[db-wg] RIPE Database Access Control
Denis Walker denis at ripe.net
Tue Mar 6 16:32:32 CET 2012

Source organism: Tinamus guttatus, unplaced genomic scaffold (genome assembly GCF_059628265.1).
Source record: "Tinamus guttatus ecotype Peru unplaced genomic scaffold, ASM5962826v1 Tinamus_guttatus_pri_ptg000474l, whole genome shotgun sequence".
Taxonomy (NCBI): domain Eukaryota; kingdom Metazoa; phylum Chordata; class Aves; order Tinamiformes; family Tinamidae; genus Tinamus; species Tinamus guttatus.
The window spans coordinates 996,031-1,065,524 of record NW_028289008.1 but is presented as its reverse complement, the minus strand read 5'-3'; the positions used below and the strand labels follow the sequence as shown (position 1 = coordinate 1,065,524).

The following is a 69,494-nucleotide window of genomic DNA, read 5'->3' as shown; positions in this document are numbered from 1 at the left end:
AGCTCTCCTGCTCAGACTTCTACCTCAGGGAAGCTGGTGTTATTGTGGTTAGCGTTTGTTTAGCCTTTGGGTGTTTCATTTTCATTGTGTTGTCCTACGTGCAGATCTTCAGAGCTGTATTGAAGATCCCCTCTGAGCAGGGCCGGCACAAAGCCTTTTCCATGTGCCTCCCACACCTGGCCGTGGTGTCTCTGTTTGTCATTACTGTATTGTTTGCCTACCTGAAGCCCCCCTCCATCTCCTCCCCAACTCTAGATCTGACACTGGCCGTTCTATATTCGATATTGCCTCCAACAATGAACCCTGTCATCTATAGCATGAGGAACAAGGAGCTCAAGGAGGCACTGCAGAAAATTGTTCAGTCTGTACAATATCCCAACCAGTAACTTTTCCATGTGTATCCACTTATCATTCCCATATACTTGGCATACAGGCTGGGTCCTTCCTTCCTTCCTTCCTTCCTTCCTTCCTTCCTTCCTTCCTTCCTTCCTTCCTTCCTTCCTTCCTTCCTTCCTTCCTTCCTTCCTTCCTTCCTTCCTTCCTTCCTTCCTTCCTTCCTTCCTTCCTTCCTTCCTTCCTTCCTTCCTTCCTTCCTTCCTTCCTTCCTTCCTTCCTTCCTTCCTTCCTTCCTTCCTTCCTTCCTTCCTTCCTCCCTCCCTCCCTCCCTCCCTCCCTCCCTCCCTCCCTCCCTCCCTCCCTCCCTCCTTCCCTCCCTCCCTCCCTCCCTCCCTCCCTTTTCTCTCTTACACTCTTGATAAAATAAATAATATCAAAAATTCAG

Dear Colleagues As part of the redevelopment project for the RIPE Database, we re-implemented the Access Control List (ACL) mechanism. We simplified the process and have some questions to ask the community. 1/ Should we change the default query behaviour so personal data must be explicitly requested? 2/ Should we block access to personal data only and still allow access to operational data? 3/ Should there be more transparency of limits with some user options? More details about the new ACL and these three questions are provided below. As the RIPE NCC continues to progress with the redevelopment project, we will have more of these questions. The wider the community feedback on these questions, the easier it will be for us to build a RIPE Database service that satisfies your needs. Regards, Denis Walker Business Analyst RIPE NCC Database Group Overview of new ACL To make it very easy to understand what is happening, we have redefined the algorithm for blocking and unblocking. Now, when you hit a set limit for accessing personal data sets within a day, you will be temporarily blocked from accessing the RIPE Database. This temporary block will be removed at midnight (UTC). If you are temporarily blocked 10 times in a rolling 30 day period, you will be permanently blocked. A permanent block can only be removed by contacting Customer Services at <ripe-dbm at ripe.net> and discussing the situation. This is, in principle, the same as the current behaviour but with simplified time periods and reset points. Background to questions 1/ The current default behaviour on any query is to always return personal data referenced in any other data that is returned by the query. This is one of the main causes for temporary blocking of access to the RIPE Database. Personal data is often returned when it was not needed. To prevent the personal data being accounted, a query must include the '-r' option. Many users think an option like '-T INETNUM' will only return the INETNUM objects and no personal data will be involved. Unfortunately, '-T' is not a true query option. It is a filter. So the personal data is still queried and then filtered out of the results set. This causes the personal data to still be accounted for as if you had received it. We would like to suggest reversing the default query behaviour. This way no personal data will be returned unless you include a new query flag explicitly requesting it. 2/ The current blocking mechanism works on the basis of all or nothing. If you are not blocked, you can successfully query for any data in the RIPE Database. If you are blocked (either temporarily or permanently), any query from you is rejected with a "Denied access" error message. We would like to propose a middle road. Blocking can be set to only apply to personal data. So, after being blocked, you can still query for any operational data in the RIPE Database. But all personal data will be filtered out of the results set, even if you explicitly request it. If the community likes this idea, a further choice is possible. One option is to apply this middle road to both temporary and permanent blocks. Another is to only apply this to temporary blocks and keep a permanent block as a complete "Denied access" error. 3/ A final question regards information about the limits. In the past, details of limits and when they were reset were not clearly published in any document. But it is not difficult to determine them with a little trial and error. Perhaps the community would prefer complete transparency on this. We can publish all the limits in a revised Acceptable Use Policy (AUP) document and even provide a query option to let a user know how much of their daily limit they have already used.
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